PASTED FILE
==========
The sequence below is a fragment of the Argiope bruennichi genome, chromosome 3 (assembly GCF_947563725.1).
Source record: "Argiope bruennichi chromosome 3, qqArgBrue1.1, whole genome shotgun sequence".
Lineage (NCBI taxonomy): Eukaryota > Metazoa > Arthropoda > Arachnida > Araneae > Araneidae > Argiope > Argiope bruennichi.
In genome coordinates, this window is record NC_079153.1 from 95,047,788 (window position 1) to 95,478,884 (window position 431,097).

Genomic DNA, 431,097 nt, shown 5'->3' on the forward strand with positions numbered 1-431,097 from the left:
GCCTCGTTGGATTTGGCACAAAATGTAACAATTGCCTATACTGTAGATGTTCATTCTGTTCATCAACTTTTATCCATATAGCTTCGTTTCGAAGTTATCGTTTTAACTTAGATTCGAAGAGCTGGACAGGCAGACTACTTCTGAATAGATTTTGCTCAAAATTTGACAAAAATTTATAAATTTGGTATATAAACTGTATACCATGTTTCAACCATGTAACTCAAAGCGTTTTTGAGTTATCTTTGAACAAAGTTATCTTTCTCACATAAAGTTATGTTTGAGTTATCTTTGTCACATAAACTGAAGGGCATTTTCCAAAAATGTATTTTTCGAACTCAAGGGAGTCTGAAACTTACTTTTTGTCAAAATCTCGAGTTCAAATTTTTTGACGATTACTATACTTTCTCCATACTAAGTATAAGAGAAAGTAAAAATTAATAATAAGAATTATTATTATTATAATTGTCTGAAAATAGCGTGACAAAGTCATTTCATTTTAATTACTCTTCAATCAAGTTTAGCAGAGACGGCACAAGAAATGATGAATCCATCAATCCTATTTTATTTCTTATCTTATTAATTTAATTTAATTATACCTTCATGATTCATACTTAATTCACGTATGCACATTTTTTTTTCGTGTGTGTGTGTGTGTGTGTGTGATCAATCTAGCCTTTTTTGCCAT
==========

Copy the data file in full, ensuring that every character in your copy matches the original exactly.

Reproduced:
The sequence below is a fragment of the Argiope bruennichi genome, chromosome 3 (assembly GCF_947563725.1).
Source record: "Argiope bruennichi chromosome 3, qqArgBrue1.1, whole genome shotgun sequence".
Lineage (NCBI taxonomy): Eukaryota > Metazoa > Arthropoda > Arachnida > Araneae > Araneidae > Argiope > Argiope bruennichi.
In genome coordinates, this window is record NC_079153.1 from 95,047,788 (window position 1) to 95,478,884 (window position 431,097).

Genomic DNA, 431,097 nt, shown 5'->3' on the forward strand with positions numbered 1-431,097 from the left:
GCCTCGTTGGATTTGGCACAAAATGTAACAATTGCCTATACTGTAGATGTTCATTCTGTTCATCAACTTTTATCCATATAGCTTCGTTTCGAAGTTATCGTTTTAACTTAGATTCGAAGAGCTGGACAGGCAGACTACTTCTGAATAGATTTTGCTCAAAATTTGACAAAAATTTATAAATTTGGTATATAAACTGTATACCATGTTTCAACCATGTAACTCAAAGCGTTTTTGAGTTATCTTTGAACAAAGTTATCTTTCTCACATAAAGTTATGTTTGAGTTATCTTTGTCACATAAACTGAAGGGCATTTTCCAAAAATGTATTTTTCGAACTCAAGGGAGTCTGAAACTTACTTTTTGTCAAAATCTCGAGTTCAAATTTTTTGACGATTACTATACTTTCTCCATACTAAGTATAAGAGAAAGTAAAAATTAATAATAAGAATTATTATTATTATAATTGTCTGAAAATAGCGTGACAAAGTCATTTCATTTTAATTACTCTTCAATCAAGTTTAGCAGAGACGGCACAAGAAATGATGAATCCATCAATCCTATTTTATTTCTTATCTTATTAATTTAATTTAATTATACCTTCATGATTCATACTTAATTCACGTATGCACATTTTTTTTTCGTGTGTGTGTGTGTGTGTGTGTGATCAATCTAGCCTTTTTTGCCAT